It is no secret that third-party litigation funding, or TPLF, has become an increasingly common practice. One area particularly affected by this trend is that of mass tort actions and multidistrict litigations, where funding is now more than ever being utilized to finance voluminous and prolonged proceedings.
While courts have historically been reluctant to require disclosure of funding agreements and information, precedent suggests that different approaches may be warranted in the MDL context because of considerations unique to those proceedings — including potential for bias, distortions of control and decision-making as between litigants and funders, and conflicts of interest between funders and the judiciary.
Against this backdrop, advocates of disclosure have taken a proactive role in seeking further changes to rules of discovery and disclosure to address these issues. Litigants should be aware of these emerging efforts toward change, and the reasons underlying them, as the use of litigation funding continues to rise.
To read the full text of this article by Duane Morris attorneys Anne A. Gruner, Justin M. L. Stern and Nicholas M. Centrella Jr., please visit the firm website.
Additive manufacturing, commonly known as 3-dimensional (3D) printing, has been billed as the new industrial revolution. It is a lofty prediction; but we are seeing this prognostication materialize. Everyday consumer products ranging from children’s toys to running shoes are being 3D printed, sometimes right in consumer stores or at home. More and more manufacturers have begun or are exploring additive manufacturing options for their products. 3D-printed products even won an Oscar, when Ruth Carter won Best Costume Design for her work in the movie Black Panther, where portions of Carter’s costumes were 3D printed. From everyday consumer products, to its appearance on the red carpet, 3D printing has arrived.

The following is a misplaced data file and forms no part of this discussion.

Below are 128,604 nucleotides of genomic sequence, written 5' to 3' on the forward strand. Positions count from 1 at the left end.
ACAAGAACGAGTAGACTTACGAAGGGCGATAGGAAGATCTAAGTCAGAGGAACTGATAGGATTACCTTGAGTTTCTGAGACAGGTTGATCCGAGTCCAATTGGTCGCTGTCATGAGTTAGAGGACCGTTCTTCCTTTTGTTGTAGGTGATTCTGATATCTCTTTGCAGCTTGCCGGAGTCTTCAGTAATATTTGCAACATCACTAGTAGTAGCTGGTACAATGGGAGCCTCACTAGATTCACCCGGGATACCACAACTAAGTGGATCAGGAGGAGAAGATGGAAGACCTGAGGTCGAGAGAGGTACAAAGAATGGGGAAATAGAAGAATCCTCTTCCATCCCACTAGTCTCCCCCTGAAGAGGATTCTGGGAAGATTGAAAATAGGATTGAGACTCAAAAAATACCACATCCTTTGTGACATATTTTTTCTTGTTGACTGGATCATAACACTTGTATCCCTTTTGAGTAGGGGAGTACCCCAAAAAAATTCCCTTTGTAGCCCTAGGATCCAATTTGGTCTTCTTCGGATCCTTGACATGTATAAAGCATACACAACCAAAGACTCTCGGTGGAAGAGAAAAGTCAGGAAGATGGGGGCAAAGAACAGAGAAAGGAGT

Recognizing the potential advantages, endless possibilities, and unique manufacturing capabilities offered by 3D printing, more and more medical device manufacturers are entering this new field of technology. However, industry standards and regulations lag behind the pace of innovation. The unique aspects and potential availability of additive manufacturing raise novel products liability issues that may impact traditional product liability litigation doctrines. This article examines the current status of additive manufacturing as well as potential issues and uncertainties it raises for the future of product-liability litigation.
To read the full text of this article by Duane Morris partner Sean K. Burke, please visit the MD&DI Qmed website.